Back in the spring of 2007, like other Batman fans who loved Christopher Nolan’s Batman Begins, I was eagerly awaiting his follow-up, The Dark Knight. When the “I Believe in Harvey Dent” website went live in May, I was there with others.

However, not long after the original website went live, some digitally scrawled graffiti all over it, in a style highly reminiscent of Batman’s arch-nemesis, The Joker. On this website you were invited to enter an email address, with no indication of what would happen when you did.

So, of course, I entered my email address. I received an email with a code. In returning to the website, I was invited to enter the code. And, as many had done before me, this led to a pixel being removed from the picture…until…

The first image, official or otherwise, of Heath Ledger as The Joker appeared.

This series of events was important for two reasons. First, the casting of Ledger and the portrayal of The Joker had been questioned in the fan community since the knowledge of what Nolan was planning first became known. Fans, including myself, were concerned what a more realistic take on The Joker would mean for how he was represented. Having us play a game by collectively inputting codes to reveal the picture was a way to tantalize us and have us be involved in the canon of the film — two things fans really like.

Second, this was the beginning of what would become a massive alternate reality game organized by 42 Entertainment to market the upcoming sequel. By itself, this marketing campaign was significant for its size and scope, flawlessly mixing real world students and scavenger hunts with online games and websites to promote or represent, as realistic, fictional businesses, people and organizations. However, this campaign also represents a rise in similar marketing campaigns that in some way attempt to co-opt the rise in how active fans and audiences can be due to the Internet.

Along with The Dark Knight, I followed several other campaigns: Leverage, Cloverfield, Heroes, Lost, and still more. I’ve been collecting information and screenshots of the activities whenever I can. You can find the collection of screenshots here:

Examples of Gameplay Marketing

I’ve written several papers on this topic, with one being published by the International Journal of Communication.

For me, the researcher, these new gameplay marketing campaigns are interesting for the innovation in advertising they are, as well as changes in how Hollywood is conceptualizing the position of the fan and the audience in the production and marketing of television shows and motion pictures.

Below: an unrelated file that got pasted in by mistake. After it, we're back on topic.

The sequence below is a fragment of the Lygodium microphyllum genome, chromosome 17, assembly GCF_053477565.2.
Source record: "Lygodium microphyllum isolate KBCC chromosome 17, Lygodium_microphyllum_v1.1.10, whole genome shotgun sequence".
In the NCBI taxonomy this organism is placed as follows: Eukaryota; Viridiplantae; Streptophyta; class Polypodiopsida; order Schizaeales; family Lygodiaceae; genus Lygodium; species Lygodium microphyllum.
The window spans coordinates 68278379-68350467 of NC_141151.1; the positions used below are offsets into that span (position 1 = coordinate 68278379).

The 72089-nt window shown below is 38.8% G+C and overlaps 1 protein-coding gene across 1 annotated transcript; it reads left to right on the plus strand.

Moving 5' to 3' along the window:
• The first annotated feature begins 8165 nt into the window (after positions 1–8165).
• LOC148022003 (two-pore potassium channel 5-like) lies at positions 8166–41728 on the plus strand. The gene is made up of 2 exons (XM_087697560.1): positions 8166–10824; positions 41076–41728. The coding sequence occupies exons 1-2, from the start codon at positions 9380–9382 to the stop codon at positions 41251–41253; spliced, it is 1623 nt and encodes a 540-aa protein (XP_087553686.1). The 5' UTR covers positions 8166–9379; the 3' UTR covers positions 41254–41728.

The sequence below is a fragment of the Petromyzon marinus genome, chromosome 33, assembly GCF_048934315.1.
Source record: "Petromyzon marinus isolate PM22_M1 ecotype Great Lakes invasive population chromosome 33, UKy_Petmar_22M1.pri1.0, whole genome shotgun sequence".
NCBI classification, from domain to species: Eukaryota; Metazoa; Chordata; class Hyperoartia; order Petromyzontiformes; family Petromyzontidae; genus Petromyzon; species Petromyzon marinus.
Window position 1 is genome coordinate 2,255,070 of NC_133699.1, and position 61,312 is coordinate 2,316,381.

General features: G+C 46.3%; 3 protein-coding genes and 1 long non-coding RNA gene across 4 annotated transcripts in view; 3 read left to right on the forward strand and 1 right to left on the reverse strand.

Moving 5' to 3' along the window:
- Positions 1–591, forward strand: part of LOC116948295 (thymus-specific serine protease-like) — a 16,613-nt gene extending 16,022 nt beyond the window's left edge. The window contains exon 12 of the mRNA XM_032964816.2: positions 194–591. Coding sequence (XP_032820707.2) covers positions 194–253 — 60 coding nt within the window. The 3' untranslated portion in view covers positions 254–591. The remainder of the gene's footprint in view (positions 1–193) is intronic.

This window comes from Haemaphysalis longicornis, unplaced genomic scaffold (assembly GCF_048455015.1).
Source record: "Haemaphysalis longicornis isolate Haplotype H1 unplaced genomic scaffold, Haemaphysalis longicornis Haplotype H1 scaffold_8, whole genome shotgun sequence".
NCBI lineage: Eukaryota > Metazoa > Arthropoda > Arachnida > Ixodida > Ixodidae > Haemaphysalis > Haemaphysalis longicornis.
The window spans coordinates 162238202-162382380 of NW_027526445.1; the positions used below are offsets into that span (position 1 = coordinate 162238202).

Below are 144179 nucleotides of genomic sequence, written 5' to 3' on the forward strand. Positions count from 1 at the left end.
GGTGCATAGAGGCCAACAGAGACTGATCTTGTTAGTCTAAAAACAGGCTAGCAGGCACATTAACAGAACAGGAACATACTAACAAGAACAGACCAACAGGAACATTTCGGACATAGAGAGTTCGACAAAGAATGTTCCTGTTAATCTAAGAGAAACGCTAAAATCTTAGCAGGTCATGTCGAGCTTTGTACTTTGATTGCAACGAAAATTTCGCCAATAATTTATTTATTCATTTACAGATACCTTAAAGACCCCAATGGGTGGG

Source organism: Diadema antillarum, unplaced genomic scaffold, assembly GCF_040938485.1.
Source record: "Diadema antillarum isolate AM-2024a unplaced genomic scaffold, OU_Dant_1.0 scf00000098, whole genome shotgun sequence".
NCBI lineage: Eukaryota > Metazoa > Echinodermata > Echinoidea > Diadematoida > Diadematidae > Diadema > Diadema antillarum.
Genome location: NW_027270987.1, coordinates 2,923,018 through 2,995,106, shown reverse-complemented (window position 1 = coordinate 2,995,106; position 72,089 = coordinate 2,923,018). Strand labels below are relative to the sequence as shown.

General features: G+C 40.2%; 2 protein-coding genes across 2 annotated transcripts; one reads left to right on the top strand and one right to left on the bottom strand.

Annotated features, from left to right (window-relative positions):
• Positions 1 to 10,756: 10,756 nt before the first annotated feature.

For me, the fan, these campaigns give me the chance to engage with the material I love in all new ways, and to feel, if fleetingly and wrongly, that I in some way matter to bring what I love to air or to keep it circulating.

The big question is: do these marketing campaigns work?

2 responses to “The Story of The Dark Knight and Its Brethren”

  1. The Devil Inside: The One that Pissed Off People | Playing, With Research Avatar

    […] as part of their marketing strategies, many genre films — especially those that are released during the summer blockbuster season […]


  2. Customer-Fans and the Happily Exploited – It's Playing, Just With Research Avatar

    […] When I graduated college, I moved to Los Angeles and ended up working at an agency that represents writers, directors and producers. In 2001, we signed a new writer, and he was going to Comic-Con. I had no real experiences with fan conventions, but I knew this was the place to go. So I convinced the agency to pay for my time down there so I could be there to help the client in case he needed me. I also managed that same argument in 2002 when one of our directors was filming down there – I said I could go check in on him. After that, I went to graduate school in Ohio, but I did manage to go back to Comic-Con in 2006 and 2007. I went in 2006 to see about doing an ethnography. In 2007 I presented an academic paper there, and also gathered information for a journal article. […]


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